4.Das S, Thomas S, Pal SK, Isiah R, John S. Hypofractionated palliative radiotherapy in locally advanced inoperable head and neck cancer: CMC Vellore experience. Indian J Palliat Care 2013;19:93-8.  Back to cited text no. 4
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5.Mohanti BK, Umapathy H, Bahadur S, Thakar A, Pathy S. Short course palliative radiotherapy of 20 Gy in 5 fractions for advanced and incurable head and neck cancer: AIIMS study. Radiother Oncol 2004;71:275-80.  Back to cited text no. 5
6.Joshi A, Patil VM, Noronha V, Juvekar S, Deshmukh A, Chatturvedi P, et al. Is there a role of induction chemotherapy followed by resection in T4b oral cavity cancers? Indian J Cancer 2013;50:349-55.  Back to cited text no. 6
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7.Patil VM, Noronha V, Joshi A, Muddu V, Poladia B, Chauhan B, et al. Induction chemotherapy in locally advanced pharyngolaryngeal cancers with stridor: Is it feasible and safe? Chemother Res Pract 2012;2012:549170.  Back to cited text no. 7
8.Joshi P, Patil V, Joshi A, Norohna V, Chaturvedi P, Chaukar D, et al. Neo-adjuvant chemotherapy in advanced hypopharyngeal carcinoma. Indian J Cancer 2013;50:25-30.  Back to cited text no. 8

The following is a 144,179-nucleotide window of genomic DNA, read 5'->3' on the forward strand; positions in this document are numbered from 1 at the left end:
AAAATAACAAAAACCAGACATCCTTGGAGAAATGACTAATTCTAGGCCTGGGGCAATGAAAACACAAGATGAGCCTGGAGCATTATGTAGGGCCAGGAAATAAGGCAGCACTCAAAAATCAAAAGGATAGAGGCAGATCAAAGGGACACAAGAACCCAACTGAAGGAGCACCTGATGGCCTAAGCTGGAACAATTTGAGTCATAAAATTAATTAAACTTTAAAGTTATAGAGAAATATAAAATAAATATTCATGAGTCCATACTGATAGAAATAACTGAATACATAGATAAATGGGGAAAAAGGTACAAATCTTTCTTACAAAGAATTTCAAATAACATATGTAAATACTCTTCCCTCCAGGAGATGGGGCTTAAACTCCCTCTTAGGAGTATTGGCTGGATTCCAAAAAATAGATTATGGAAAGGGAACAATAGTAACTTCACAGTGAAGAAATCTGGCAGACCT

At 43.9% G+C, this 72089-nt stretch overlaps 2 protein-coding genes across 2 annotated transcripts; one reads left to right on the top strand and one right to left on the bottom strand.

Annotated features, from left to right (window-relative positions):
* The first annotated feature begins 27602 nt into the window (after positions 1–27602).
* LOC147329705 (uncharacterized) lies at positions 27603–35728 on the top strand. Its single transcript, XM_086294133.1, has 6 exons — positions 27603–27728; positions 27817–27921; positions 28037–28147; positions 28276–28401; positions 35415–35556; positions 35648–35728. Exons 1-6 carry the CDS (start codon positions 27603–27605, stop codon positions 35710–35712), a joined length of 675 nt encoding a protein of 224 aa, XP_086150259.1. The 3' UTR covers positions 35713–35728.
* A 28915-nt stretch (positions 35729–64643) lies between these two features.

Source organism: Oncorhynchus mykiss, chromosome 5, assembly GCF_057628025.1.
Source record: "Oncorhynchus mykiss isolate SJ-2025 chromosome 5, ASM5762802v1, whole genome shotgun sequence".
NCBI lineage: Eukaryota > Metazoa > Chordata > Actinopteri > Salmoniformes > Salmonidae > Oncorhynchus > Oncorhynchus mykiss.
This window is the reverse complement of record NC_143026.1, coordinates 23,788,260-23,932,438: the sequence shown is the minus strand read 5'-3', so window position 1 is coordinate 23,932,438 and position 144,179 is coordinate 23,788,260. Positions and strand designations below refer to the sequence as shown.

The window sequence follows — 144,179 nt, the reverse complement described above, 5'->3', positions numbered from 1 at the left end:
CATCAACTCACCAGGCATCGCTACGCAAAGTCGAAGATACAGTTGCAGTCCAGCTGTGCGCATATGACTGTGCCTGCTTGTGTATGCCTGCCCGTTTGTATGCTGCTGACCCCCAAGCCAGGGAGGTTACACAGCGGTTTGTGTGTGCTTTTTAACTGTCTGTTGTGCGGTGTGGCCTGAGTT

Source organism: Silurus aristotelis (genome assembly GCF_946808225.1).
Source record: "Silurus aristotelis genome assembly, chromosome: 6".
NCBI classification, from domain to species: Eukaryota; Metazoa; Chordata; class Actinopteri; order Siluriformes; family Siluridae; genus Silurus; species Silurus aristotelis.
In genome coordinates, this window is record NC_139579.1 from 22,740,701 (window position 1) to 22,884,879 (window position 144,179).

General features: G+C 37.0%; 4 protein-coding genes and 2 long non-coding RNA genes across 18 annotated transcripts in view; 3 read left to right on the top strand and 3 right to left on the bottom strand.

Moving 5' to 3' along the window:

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9.Hanna EY, Cardenas AD, DeMonte F, Roberts D, Kupferman M, Weber R, et al. Induction chemotherapy for advanced squamous cell carcinoma of the paranasal sinuses. Arch Otolaryngol Head Neck Surg 2011;137:78-81.  Back to cited text no. 9
10.Patil V, Noronha V, Joshi A, Muddu Krishna V, Juvekar S, Pantvaidya G, et al. Is there a limitation of recist criteria in prediction of pathological response, in head and neck cancers, to postinduction chemotherapy? ISRN Oncol 2013;2013:259154.  Back to cited text no. 10
11.Vermorken JB, Remenar E, van Herpen C, Gorlia T, Mesia R, Degardin M, et al. Cisplatin, fluorouracil, and docetaxel in unresectable head and neck cancer. N Engl J Med 2007;357:1695-704.  Back to cited text no. 11
12.Posner MR, Hershock DM, Blajman CR, Mickiewicz E, Winquist E, Gorbounova V, et al. Cisplatin and fluorouracil alone or with docetaxel in head and neck cancer. N Engl J Med 2007;357:1705-15.  Back to cited text no. 12